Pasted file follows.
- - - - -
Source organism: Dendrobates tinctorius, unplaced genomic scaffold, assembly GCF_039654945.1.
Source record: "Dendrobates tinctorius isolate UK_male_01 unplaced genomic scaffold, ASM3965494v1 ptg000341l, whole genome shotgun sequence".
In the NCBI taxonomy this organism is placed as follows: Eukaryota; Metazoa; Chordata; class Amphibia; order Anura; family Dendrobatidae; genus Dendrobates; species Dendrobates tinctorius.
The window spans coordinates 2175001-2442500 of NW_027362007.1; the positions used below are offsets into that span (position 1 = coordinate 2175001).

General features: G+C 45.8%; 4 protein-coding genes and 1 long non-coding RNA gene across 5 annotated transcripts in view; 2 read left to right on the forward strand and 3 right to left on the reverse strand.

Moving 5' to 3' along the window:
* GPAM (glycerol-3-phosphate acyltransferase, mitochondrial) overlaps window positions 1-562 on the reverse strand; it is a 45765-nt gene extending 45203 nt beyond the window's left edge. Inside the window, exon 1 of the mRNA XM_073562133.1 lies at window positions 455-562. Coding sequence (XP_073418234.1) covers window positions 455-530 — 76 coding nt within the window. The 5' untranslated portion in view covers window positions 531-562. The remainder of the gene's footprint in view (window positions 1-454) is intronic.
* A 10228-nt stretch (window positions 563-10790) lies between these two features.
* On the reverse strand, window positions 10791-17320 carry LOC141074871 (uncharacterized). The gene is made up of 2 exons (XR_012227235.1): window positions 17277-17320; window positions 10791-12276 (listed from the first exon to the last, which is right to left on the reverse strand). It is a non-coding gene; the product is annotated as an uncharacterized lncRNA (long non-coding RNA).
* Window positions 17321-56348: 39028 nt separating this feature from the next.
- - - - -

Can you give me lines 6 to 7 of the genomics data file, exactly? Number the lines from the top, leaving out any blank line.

Moving 5' to 3' along the window:
* GPAM (glycerol-3-phosphate acyltransferase, mitochondrial) overlaps window positions 1-562 on the reverse strand; it is a 45765-nt gene extending 45203 nt beyond the window's left edge. Inside the window, exon 1 of the mRNA XM_073562133.1 lies at window positions 455-562. Coding sequence (XP_073418234.1) covers window positions 455-530 — 76 coding nt within the window. The 5' untranslated portion in view covers window positions 531-562. The remainder of the gene's footprint in view (window positions 1-454) is intronic.